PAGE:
So we built Chill Code. For me, it’s the product that I have always wanted, as a good but not fanatical software engineer. I want to know that I can go to a single location, search for patterns that broadly match my need and that have been implicitly embraced by the software community (as expressed through the fork count). I want to be able to deploy those patterns, with my source code or content from GitHub, in one click, and know that the deployment will be consistent regardless of which cloud I elect to use. That way I get to concentrate on what I care about – building things in code that give people great digital experiences.



What does Chill Code do?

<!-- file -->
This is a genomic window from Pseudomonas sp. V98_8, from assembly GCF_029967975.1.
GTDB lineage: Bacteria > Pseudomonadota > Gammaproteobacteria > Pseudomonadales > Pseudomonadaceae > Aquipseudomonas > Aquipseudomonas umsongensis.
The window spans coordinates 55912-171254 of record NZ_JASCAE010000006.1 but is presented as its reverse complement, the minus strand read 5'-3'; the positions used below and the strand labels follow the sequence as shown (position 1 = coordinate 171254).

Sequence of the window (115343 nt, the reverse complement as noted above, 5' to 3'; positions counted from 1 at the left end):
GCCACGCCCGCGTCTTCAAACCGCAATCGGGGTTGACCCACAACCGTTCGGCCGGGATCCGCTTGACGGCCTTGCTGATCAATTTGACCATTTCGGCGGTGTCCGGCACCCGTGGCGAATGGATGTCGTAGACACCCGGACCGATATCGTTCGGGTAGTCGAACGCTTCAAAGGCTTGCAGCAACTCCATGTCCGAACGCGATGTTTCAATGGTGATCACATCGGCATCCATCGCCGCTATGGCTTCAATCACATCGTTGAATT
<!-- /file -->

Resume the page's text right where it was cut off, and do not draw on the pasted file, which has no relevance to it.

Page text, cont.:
Chill Code is a public recipe book, and a robot, for deploying software infrastructure into the cloud.

The recipes (chills) are provided by all of you (our users) and defined within our user interface (the Chill Code website). Many of the best early chills are recipes for deploying websites. For example, the WordPress chill defines:

  • software (Apache HTTPD, PHP)
  • files from GitHub (config + demo content)
  • a slot for a database
  • a startup command and various configuration options (e.g. port 80 is public)

Here is a screenshot of the public page for that WordPress chill:


I describe Chill Code as a public recipe book. By default, every chill is public, although private source code remains private. If you have taken the time to connect bits of software together and push them to the cloud, then you have a use case and some reasoning behind the implementation. The chances are that others have a similar use case and can learn or benefit from your design and reasoning – so why start research from scratch each time? Collective wisdom creates better software infrastructure in an age when there are fewer specialist infrastructure folk.